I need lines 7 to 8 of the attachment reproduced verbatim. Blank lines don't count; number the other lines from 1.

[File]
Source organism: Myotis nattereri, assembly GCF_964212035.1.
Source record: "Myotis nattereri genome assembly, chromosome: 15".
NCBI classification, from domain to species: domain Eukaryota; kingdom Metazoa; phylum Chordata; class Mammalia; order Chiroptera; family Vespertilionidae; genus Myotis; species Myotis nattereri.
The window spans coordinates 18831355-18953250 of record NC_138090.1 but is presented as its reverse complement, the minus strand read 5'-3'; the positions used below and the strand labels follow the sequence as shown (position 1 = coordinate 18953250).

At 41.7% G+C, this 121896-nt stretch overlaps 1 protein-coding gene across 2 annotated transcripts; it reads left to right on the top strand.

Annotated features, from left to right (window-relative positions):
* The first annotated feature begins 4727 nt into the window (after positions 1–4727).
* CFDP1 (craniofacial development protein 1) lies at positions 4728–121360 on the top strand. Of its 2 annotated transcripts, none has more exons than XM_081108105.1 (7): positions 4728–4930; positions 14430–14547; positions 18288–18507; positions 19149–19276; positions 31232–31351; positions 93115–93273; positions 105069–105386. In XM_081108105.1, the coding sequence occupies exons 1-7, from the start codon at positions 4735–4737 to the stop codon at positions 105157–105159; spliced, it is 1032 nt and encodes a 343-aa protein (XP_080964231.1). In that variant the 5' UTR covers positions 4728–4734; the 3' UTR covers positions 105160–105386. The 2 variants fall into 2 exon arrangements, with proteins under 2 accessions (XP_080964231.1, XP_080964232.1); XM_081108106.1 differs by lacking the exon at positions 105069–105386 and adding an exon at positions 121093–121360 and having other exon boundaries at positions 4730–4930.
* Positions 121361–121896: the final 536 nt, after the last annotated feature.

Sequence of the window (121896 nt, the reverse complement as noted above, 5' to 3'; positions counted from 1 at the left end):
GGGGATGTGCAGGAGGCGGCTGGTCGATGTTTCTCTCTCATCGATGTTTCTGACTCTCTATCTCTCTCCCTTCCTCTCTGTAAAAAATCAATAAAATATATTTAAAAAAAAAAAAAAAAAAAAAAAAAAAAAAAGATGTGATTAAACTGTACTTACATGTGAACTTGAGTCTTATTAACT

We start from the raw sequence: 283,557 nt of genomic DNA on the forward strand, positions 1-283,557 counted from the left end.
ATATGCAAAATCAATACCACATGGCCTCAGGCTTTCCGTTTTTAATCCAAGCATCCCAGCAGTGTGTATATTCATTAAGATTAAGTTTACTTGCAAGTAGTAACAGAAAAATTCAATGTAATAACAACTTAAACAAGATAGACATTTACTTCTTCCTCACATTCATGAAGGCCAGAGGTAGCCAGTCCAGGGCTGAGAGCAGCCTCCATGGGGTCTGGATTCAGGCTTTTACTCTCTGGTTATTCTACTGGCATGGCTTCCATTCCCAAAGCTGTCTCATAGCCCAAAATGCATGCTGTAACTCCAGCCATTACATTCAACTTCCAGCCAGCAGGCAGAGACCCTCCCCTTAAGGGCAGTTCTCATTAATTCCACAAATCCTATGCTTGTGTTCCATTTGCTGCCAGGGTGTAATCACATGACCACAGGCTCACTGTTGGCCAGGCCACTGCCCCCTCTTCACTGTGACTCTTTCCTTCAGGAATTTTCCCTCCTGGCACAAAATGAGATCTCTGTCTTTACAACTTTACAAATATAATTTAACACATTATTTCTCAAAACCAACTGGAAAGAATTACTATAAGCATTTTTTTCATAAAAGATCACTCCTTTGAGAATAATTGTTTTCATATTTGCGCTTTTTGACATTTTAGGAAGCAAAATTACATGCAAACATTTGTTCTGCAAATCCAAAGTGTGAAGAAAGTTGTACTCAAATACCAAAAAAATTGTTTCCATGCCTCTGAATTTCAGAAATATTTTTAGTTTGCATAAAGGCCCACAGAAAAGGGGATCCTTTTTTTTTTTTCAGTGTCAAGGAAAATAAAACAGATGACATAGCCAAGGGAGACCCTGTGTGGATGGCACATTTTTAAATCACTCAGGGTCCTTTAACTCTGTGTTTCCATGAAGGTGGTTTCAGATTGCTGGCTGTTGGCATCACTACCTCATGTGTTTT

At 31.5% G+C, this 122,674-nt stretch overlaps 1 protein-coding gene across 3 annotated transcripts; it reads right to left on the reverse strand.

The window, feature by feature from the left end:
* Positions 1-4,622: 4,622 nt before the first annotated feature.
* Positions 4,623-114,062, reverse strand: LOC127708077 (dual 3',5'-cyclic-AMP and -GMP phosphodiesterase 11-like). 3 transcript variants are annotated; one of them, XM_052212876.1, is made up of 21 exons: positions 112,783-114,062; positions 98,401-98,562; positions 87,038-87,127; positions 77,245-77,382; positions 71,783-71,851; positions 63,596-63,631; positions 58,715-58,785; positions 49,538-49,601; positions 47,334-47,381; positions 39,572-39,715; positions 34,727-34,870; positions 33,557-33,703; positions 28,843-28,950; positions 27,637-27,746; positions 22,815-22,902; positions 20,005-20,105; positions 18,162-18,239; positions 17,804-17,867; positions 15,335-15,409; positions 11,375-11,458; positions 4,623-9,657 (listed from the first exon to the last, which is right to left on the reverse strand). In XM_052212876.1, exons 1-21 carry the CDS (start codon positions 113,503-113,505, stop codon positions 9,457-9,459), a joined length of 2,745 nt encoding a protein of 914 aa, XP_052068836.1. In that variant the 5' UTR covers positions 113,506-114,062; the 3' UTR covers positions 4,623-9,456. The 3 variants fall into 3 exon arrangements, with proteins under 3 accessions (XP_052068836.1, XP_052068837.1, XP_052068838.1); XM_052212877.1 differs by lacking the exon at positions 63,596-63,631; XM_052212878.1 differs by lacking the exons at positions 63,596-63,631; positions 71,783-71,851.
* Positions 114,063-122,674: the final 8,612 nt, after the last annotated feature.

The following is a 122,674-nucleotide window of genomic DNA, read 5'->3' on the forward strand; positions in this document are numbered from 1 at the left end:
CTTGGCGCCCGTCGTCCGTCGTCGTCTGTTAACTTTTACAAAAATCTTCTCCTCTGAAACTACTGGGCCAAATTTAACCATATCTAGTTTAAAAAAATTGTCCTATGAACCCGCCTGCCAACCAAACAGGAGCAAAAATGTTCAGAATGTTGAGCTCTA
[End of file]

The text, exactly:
* The first annotated feature begins 4727 nt into the window (after positions 1–4727).
* CFDP1 (craniofacial development protein 1) lies at positions 4728–121360 on the top strand. Of its 2 annotated transcripts, none has more exons than XM_081108105.1 (7): positions 4728–4930; positions 14430–14547; positions 18288–18507; positions 19149–19276; positions 31232–31351; positions 93115–93273; positions 105069–105386. In XM_081108105.1, the coding sequence occupies exons 1-7, from the start codon at positions 4735–4737 to the stop codon at positions 105157–105159; spliced, it is 1032 nt and encodes a 343-aa protein (XP_080964231.1). In that variant the 5' UTR covers positions 4728–4734; the 3' UTR covers positions 105160–105386. The 2 variants fall into 2 exon arrangements, with proteins under 2 accessions (XP_080964231.1, XP_080964232.1); XM_081108106.1 differs by lacking the exon at positions 105069–105386 and adding an exon at positions 121093–121360 and having other exon boundaries at positions 4730–4930.